The other worry I have is that not all party structures really see themselves as part of a national team. Every structure in the party should be either getting us more votes, making our elected reps more effective or helping build the party’s voice and influence. I’d like us to take a look at how we make the most out of our party structures, ensuring they’re focused on the job in hand and supporting them to help us build a bigger, happier party.

 

  • It is often said that there is a wealth of talent in the Green Party, but that we do not utilise it to its full potential. How would you make more of our elected representatives, spokespeople and other knowledgeable individuals within the party in order to get the Green message heard?

The spokesperson system we have now could work, but we’re not getting the most out of it right now – and it’s seriously lacking in transparency. There are a couple of motions going to autumn conference addressing this – I signed one of them – which if passed will help. I’d argue it needs to be tighter and more focused using those we’re helping to build their profile while using some of the more academic specialists as advisers for the party and our elected people.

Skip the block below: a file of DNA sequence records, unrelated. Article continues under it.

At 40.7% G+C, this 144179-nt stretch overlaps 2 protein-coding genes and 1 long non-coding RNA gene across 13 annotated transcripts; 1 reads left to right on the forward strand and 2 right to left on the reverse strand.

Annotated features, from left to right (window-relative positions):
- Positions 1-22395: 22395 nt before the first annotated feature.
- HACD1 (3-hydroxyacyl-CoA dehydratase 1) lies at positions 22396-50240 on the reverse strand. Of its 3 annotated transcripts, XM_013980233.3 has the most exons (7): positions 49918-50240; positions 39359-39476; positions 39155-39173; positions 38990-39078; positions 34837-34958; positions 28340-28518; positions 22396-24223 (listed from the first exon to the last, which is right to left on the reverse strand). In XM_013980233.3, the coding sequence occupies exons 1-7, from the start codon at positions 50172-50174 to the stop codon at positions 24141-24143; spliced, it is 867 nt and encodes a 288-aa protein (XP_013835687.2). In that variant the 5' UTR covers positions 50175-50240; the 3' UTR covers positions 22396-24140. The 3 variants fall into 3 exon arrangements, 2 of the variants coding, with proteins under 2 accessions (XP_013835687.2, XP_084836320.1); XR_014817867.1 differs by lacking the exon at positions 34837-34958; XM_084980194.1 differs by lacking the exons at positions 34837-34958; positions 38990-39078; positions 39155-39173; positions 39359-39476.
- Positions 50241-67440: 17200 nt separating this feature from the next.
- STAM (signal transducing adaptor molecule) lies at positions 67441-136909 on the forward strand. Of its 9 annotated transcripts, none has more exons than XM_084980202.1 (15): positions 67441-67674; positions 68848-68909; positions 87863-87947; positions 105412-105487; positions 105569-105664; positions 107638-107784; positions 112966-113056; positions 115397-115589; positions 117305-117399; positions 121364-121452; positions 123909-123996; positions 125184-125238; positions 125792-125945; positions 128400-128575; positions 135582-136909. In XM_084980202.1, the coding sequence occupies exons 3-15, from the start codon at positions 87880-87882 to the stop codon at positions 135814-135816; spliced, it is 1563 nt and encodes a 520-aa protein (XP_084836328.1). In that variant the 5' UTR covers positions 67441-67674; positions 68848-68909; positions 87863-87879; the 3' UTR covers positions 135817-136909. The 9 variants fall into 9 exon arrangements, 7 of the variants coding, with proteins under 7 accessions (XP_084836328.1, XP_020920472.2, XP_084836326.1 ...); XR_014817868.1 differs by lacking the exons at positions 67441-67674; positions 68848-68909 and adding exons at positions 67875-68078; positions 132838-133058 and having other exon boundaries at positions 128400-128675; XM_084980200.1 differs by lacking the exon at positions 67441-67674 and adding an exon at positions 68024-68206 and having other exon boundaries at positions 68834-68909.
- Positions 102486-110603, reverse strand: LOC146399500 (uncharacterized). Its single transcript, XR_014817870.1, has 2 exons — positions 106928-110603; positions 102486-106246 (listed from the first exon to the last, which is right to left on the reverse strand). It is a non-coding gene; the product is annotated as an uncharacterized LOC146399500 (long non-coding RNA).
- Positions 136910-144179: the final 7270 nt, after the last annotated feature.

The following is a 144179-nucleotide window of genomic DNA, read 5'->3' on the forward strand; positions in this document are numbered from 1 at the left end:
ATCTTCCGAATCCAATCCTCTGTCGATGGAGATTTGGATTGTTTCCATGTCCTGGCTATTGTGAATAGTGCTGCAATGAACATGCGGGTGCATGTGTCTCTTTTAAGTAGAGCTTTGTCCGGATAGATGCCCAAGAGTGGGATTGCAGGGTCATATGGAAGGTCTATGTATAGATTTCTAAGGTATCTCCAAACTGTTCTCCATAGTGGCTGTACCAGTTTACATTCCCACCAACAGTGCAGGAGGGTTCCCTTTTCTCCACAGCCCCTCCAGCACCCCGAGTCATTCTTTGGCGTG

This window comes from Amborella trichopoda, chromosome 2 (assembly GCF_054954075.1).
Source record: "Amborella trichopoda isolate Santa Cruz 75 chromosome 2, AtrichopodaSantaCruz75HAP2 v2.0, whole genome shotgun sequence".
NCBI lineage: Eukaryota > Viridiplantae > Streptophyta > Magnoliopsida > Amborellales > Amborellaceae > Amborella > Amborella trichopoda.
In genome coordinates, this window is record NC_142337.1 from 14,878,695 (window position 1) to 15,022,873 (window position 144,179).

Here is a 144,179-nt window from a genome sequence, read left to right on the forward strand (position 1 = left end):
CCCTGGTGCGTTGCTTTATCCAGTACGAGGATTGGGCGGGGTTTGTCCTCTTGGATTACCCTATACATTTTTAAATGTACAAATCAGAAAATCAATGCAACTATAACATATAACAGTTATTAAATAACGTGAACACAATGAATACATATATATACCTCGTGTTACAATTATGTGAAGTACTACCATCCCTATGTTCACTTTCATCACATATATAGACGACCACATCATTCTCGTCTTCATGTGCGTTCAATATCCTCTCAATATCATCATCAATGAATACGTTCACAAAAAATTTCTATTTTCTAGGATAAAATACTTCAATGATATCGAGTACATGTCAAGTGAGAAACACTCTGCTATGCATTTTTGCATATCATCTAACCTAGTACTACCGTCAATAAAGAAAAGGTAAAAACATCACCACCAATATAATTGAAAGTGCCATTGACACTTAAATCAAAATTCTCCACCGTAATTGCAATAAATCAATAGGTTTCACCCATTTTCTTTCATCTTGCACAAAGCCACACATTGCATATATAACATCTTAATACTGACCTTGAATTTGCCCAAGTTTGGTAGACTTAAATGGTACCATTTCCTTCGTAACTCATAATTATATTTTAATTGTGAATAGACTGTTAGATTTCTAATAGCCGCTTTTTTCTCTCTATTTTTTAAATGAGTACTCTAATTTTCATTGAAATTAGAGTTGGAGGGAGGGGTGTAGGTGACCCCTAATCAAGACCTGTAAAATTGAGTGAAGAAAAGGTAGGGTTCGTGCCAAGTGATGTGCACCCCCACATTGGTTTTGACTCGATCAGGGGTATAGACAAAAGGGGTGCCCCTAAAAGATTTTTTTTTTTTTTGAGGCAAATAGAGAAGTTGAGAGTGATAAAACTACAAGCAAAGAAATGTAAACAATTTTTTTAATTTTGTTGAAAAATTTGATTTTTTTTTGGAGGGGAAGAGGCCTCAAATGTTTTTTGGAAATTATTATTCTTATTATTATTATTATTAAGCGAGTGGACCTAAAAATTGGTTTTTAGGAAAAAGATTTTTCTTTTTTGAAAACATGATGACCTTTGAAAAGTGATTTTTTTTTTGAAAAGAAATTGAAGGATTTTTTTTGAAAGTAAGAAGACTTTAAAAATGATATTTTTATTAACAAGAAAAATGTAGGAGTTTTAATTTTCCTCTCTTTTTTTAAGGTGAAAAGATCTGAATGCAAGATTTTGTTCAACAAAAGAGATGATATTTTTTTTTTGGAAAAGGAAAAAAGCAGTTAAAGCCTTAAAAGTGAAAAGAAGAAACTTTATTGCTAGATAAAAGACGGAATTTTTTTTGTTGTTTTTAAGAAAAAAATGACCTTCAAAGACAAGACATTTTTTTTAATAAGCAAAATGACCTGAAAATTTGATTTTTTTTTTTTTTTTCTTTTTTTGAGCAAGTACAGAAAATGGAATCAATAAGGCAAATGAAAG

I’m not convinced we get the most out of some of the strong-minded, high-profile individuals we have in the party. People like Peter Tatchell, Bea Campbell, Jonathon Porritt and Tony Juniper are potentially enormous assets but I think we’ve yet to find the right way of working with them to our mutual benefit. And we need to make sure we’re drawing on the knowledge and skills of experienced elected councillors from up and down the country. I’d like to hold regular “leaders’ breakfasts” (in the way Compass hosts the Progressive Alliance) to allow party members to hear from key thinkers and leaders and work through current key national political issues. (And these could be webcast/Skyped, so people around the country could take part.)

 

  • How would your Leadership differ from those of the other candidates for Leadership? Please describe what you think are the main differences between yourself and the other candidates in terms of a vision for the Party.

All the candidates have real strengths and are all going to continue making a real contribution to the party no matter what the result.